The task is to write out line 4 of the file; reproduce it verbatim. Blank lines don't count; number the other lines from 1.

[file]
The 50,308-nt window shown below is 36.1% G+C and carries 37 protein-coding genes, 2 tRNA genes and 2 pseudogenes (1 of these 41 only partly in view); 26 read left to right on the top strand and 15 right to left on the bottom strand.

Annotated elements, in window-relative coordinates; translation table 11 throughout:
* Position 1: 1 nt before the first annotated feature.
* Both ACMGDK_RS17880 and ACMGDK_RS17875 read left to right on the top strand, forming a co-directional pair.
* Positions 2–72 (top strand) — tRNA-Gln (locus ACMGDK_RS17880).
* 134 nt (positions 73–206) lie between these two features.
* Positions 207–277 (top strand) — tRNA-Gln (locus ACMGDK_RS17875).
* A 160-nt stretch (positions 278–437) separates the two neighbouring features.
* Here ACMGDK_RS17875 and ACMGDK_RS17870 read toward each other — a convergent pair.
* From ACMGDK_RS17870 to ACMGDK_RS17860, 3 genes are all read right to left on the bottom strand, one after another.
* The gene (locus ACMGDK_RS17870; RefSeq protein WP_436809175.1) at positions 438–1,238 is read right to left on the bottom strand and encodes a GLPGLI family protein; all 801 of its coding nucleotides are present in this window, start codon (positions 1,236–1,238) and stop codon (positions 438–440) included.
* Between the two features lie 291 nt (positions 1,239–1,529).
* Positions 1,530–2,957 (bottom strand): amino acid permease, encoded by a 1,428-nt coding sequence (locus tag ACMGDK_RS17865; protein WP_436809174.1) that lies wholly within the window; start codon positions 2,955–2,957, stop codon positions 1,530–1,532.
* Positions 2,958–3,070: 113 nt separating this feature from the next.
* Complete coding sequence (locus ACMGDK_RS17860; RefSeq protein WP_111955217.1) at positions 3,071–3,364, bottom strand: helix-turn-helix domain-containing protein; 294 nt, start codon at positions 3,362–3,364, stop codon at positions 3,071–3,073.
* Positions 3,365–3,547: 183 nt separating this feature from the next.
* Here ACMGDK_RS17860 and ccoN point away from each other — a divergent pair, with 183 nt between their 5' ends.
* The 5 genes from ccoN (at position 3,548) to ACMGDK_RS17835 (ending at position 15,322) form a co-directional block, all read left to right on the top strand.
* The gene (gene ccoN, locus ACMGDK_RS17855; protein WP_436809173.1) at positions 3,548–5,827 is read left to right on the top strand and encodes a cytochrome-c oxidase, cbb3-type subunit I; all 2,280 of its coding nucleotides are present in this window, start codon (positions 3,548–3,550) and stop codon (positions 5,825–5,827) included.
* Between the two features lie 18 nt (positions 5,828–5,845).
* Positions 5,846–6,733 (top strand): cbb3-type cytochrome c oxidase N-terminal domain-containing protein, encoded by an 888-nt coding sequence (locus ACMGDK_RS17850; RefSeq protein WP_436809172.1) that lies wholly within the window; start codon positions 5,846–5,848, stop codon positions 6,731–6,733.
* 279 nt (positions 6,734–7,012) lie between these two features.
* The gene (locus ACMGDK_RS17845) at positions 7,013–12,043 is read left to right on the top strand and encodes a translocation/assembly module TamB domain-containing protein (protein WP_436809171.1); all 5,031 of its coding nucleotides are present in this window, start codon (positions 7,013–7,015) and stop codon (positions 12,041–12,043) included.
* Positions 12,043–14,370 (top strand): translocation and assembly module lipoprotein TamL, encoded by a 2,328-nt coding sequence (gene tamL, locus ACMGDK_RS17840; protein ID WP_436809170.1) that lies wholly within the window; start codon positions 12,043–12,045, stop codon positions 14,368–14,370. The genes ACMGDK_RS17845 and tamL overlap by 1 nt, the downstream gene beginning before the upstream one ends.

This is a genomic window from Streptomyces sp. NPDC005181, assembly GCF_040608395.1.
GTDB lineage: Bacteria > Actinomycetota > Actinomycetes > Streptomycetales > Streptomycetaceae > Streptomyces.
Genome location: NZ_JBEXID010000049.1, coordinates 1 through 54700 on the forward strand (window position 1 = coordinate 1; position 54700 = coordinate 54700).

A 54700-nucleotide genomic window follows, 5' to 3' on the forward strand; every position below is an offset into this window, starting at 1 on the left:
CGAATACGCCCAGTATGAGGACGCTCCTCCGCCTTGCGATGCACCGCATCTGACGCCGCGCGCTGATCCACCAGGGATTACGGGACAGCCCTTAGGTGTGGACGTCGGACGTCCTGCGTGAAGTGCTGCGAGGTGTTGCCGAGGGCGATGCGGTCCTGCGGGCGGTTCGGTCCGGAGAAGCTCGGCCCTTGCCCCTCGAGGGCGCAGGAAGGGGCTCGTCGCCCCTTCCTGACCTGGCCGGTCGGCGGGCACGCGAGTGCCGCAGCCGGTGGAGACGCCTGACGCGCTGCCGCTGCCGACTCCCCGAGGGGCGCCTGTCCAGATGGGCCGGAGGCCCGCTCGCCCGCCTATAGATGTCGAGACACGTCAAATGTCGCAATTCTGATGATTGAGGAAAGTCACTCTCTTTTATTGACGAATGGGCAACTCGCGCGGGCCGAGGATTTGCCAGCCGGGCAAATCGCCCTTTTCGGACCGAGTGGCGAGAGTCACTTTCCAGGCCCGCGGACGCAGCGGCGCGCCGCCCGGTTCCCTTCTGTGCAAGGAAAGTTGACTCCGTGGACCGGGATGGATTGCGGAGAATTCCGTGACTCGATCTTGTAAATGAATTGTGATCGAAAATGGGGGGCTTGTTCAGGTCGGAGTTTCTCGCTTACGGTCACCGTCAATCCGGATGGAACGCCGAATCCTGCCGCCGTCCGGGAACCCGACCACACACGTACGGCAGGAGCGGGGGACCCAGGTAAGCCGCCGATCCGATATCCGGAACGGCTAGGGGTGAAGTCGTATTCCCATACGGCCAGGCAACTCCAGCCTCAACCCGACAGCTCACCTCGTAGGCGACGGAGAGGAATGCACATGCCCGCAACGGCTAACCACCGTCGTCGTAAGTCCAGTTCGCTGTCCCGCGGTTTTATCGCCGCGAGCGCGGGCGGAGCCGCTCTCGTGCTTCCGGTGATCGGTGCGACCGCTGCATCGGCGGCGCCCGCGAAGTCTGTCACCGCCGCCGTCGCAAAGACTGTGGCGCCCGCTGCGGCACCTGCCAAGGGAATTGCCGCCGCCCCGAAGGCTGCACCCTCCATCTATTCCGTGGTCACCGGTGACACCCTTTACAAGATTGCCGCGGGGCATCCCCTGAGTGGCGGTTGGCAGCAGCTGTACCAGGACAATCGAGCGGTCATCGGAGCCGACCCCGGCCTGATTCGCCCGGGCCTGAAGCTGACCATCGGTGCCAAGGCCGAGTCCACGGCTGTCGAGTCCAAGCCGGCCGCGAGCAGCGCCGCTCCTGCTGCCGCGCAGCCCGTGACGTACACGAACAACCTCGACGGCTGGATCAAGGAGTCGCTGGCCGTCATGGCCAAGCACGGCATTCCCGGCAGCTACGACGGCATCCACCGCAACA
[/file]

* Both ACMGDK_RS17880 and ACMGDK_RS17875 read left to right on the top strand, forming a co-directional pair.